2. It helps to raise your vibration

Judgments are dense energy – they are low vibrational. This means it’s much harder to ascend to higher levels of consciousness when your mind is accustomed to constant judging of other people or circumstances. The judgmental ego-mind is always comparing others against some indeterminate, arbitrary standard and deciding whether or not the person measures up. To the non-judgmental person, all souls are satisfactory – including one’s own soul. The unkind or irrational behaviours of others do not perturb the soul who has transcended judgment, for he sees the beauty of the eternal formless behind the unkindness, and the machinations of another soul’s ego have no power to disrupt his peace as long as no judgment is made of them.

So many of us have heads full of judgment as we face the world. We’ve been indulging the peanut gallery between our ears for so long that it feels it needs to offer an opinion on everyone it meets. Thus we get subjected to a constant stream of comments like “Wow, he looks unfortunate”, “Gee, she really needs to go on a diet”, “That guy looks like he’s got a high opinion of himself”, “Boy, no idea what she was thinking with that outfit”, “That guy’s obviously rich, I bet he’s less honest than I am”, and so on.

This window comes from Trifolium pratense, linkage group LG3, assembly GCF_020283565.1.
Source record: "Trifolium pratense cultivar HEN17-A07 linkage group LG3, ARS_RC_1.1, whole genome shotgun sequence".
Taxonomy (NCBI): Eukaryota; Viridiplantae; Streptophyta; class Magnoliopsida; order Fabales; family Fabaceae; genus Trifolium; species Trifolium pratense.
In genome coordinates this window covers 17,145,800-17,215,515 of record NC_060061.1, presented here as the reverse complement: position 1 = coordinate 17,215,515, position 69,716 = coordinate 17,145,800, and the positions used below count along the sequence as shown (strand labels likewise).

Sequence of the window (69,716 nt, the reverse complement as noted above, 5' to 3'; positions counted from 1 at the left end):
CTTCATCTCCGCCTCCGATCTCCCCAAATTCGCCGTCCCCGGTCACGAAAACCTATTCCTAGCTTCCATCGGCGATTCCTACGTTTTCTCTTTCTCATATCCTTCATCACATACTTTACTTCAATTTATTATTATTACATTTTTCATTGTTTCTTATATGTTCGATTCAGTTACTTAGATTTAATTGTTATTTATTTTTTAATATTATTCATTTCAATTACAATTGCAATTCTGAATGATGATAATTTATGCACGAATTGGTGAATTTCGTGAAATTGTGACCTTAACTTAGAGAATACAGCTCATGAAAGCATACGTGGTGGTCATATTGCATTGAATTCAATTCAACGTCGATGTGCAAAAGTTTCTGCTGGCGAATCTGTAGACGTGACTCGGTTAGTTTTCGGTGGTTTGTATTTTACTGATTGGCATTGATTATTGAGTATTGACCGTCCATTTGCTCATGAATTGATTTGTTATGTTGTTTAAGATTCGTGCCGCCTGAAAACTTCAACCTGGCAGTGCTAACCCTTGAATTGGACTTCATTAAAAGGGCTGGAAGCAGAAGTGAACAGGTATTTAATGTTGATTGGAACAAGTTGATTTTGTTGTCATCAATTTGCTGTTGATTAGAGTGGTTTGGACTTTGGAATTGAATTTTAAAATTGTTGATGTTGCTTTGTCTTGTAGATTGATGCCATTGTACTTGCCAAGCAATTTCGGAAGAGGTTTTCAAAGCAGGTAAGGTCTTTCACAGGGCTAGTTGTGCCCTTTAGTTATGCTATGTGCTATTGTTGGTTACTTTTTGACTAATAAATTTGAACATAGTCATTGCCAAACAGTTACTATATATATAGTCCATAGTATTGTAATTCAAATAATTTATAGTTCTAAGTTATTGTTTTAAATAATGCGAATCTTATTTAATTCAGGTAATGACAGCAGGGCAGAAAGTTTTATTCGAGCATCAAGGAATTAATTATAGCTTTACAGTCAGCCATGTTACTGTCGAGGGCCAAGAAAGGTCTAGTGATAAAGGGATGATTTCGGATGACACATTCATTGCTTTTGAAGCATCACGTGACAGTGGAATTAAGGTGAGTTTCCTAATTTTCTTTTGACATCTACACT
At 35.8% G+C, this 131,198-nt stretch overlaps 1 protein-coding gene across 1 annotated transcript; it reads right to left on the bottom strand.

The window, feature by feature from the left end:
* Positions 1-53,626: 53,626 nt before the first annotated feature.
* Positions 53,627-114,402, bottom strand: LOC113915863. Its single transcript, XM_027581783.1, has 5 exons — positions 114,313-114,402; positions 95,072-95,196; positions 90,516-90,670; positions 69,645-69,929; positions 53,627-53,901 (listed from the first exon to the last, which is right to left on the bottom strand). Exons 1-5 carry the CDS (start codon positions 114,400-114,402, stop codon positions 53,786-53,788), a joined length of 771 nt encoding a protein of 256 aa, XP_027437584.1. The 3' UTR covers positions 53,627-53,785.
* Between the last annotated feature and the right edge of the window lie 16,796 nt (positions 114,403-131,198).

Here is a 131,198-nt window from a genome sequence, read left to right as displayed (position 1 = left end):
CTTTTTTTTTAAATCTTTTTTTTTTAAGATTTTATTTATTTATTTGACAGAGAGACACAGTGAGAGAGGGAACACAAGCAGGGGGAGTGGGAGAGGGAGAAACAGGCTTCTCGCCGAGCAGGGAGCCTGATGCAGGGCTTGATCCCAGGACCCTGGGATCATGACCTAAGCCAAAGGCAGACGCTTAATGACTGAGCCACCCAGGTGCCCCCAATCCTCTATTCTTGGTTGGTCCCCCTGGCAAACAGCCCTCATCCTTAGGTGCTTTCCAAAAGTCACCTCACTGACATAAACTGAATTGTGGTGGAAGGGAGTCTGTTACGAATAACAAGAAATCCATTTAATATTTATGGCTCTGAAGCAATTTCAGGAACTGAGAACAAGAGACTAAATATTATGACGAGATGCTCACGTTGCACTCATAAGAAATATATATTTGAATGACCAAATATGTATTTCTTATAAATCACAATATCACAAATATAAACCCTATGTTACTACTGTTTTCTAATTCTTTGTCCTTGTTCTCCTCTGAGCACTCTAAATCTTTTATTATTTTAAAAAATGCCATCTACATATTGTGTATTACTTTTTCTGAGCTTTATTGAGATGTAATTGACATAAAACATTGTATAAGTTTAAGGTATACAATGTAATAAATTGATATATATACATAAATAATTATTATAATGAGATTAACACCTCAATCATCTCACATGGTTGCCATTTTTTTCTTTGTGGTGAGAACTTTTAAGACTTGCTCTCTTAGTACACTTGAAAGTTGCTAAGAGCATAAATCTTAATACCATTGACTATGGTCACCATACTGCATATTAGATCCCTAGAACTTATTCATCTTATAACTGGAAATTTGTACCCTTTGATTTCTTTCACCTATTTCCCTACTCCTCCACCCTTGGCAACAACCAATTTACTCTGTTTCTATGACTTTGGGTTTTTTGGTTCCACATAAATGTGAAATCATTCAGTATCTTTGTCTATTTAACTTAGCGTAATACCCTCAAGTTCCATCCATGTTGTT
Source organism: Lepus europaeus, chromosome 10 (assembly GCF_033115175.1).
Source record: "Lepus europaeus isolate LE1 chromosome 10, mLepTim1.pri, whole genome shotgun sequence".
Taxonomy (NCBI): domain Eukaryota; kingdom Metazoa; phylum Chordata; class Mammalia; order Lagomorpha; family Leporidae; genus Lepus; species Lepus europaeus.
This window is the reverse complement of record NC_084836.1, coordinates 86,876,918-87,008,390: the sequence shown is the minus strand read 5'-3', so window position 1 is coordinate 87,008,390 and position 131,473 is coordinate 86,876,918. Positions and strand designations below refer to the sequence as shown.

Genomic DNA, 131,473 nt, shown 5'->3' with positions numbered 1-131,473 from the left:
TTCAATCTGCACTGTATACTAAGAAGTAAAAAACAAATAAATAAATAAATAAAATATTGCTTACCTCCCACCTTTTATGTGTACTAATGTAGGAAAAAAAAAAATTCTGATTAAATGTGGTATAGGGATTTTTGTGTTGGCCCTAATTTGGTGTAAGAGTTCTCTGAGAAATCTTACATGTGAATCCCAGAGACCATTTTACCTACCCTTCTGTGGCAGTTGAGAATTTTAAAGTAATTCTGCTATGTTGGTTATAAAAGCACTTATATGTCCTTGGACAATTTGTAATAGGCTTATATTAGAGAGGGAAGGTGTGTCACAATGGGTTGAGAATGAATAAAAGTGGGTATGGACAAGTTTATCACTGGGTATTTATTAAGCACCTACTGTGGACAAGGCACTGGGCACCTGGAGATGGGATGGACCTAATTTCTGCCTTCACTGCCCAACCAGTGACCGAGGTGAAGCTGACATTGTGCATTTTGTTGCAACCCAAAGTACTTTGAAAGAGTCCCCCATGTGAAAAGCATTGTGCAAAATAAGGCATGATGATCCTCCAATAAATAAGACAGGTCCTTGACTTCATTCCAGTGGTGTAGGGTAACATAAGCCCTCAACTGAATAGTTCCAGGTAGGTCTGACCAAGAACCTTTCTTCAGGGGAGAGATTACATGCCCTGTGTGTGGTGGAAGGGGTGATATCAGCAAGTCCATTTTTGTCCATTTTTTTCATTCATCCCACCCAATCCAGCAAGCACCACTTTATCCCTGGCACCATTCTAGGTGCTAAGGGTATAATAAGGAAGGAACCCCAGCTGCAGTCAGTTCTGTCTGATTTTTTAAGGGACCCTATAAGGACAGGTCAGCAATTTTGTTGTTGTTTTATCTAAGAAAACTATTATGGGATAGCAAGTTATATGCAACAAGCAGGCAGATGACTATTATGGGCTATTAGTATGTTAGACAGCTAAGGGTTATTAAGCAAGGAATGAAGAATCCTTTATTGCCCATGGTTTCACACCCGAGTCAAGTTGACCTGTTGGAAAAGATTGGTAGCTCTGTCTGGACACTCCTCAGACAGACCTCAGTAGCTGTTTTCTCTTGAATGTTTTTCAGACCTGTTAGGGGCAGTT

But the soul that has transcended judgment can look anyone straight in the eyes and see nothing but another perfect, beautiful soul arising from the same eternal source as himself. The soul that has mastered this practice of non-judgment has raised their consciousness into the realm of 500+ on the Hawkins scale of consciousness, or “love and above”. Here there is no room for judgment of others, but only love for one’s self and all mankind.

Raising your vibration is the most tangible gauge of spiritual progress. So when we talk about raising your vibration, we’re really talking about the most important work we can do for ourselves on this planet.

3. It makes you less reactive

The ego-mind is forever seeking the path of comfort and least resistance, and so whenever circumstances arise to spoil this pipe-dream of comfort and ease, the ego judges them as unsatisfactory, and suffering arises as the result of this judgment.

A soul whose ego reigns supreme will see every inconvenience as an attack on its own comfort and react accordingly. Whether it’s missing the train, being held up in traffic – even for a few brief moments, machines that don’t work or having to queue to use an ATM, the reactive, judging mind sees it all as intolerable. Souls who repeatedly indulge this sense that all inconvenience is unacceptable usually end up developing a sense of persecution or even accursedness – which, of course, brings with it more inconvenience and bad luck.